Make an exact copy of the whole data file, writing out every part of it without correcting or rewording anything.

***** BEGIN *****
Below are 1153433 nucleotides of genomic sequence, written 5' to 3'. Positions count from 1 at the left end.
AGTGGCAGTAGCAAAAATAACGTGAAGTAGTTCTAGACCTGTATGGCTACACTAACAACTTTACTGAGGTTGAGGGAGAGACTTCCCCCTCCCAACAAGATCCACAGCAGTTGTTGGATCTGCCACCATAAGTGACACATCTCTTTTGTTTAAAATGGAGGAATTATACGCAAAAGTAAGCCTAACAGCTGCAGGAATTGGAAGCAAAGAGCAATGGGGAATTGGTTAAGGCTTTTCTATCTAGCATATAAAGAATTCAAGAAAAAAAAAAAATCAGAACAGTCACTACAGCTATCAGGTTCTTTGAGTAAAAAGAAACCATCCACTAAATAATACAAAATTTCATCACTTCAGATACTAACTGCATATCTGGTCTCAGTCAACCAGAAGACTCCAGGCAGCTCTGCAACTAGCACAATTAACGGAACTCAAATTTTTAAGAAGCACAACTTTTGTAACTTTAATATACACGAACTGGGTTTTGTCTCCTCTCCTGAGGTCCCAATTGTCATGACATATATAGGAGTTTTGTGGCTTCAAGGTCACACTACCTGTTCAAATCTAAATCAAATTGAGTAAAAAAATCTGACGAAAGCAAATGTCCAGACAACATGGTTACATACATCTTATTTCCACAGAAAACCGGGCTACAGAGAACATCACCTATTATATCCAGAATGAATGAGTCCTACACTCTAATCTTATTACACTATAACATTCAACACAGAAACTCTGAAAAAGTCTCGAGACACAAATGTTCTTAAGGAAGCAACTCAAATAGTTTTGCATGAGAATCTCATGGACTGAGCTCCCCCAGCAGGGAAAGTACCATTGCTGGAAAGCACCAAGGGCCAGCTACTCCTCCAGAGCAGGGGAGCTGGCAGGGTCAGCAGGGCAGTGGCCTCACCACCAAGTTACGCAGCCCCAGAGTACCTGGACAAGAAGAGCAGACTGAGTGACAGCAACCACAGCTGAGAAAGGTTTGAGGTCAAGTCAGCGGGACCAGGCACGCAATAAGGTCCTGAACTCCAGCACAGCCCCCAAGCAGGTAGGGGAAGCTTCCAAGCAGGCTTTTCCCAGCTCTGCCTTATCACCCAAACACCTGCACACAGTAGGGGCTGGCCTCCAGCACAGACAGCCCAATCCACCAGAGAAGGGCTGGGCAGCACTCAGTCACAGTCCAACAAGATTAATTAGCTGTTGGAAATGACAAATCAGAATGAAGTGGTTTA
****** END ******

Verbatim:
Below are 1153433 nucleotides of genomic sequence, written 5' to 3'. Positions count from 1 at the left end.
AGTGGCAGTAGCAAAAATAACGTGAAGTAGTTCTAGACCTGTATGGCTACACTAACAACTTTACTGAGGTTGAGGGAGAGACTTCCCCCTCCCAACAAGATCCACAGCAGTTGTTGGATCTGCCACCATAAGTGACACATCTCTTTTGTTTAAAATGGAGGAATTATACGCAAAAGTAAGCCTAACAGCTGCAGGAATTGGAAGCAAAGAGCAATGGGGAATTGGTTAAGGCTTTTCTATCTAGCATATAAAGAATTCAAGAAAAAAAAAAAATCAGAACAGTCACTACAGCTATCAGGTTCTTTGAGTAAAAAGAAACCATCCACTAAATAATACAAAATTTCATCACTTCAGATACTAACTGCATATCTGGTCTCAGTCAACCAGAAGACTCCAGGCAGCTCTGCAACTAGCACAATTAACGGAACTCAAATTTTTAAGAAGCACAACTTTTGTAACTTTAATATACACGAACTGGGTTTTGTCTCCTCTCCTGAGGTCCCAATTGTCATGACATATATAGGAGTTTTGTGGCTTCAAGGTCACACTACCTGTTCAAATCTAAATCAAATTGAGTAAAAAAATCTGACGAAAGCAAATGTCCAGACAACATGGTTACATACATCTTATTTCCACAGAAAACCGGGCTACAGAGAACATCACCTATTATATCCAGAATGAATGAGTCCTACACTCTAATCTTATTACACTATAACATTCAACACAGAAACTCTGAAAAAGTCTCGAGACACAAATGTTCTTAAGGAAGCAACTCAAATAGTTTTGCATGAGAATCTCATGGACTGAGCTCCCCCAGCAGGGAAAGTACCATTGCTGGAAAGCACCAAGGGCCAGCTACTCCTCCAGAGCAGGGGAGCTGGCAGGGTCAGCAGGGCAGTGGCCTCACCACCAAGTTACGCAGCCCCAGAGTACCTGGACAAGAAGAGCAGACTGAGTGACAGCAACCACAGCTGAGAAAGGTTTGAGGTCAAGTCAGCGGGACCAGGCACGCAATAAGGTCCTGAACTCCAGCACAGCCCCCAAGCAGGTAGGGGAAGCTTCCAAGCAGGCTTTTCCCAGCTCTGCCTTATCACCCAAACACCTGCACACAGTAGGGGCTGGCCTCCAGCACAGACAGCCCAATCCACCAGAGAAGGGCTGGGCAGCACTCAGTCACAGTCCAACAAGATTAATTAGCTGTTGGAAATGACAAATCAGAATGAAGTGGTTTA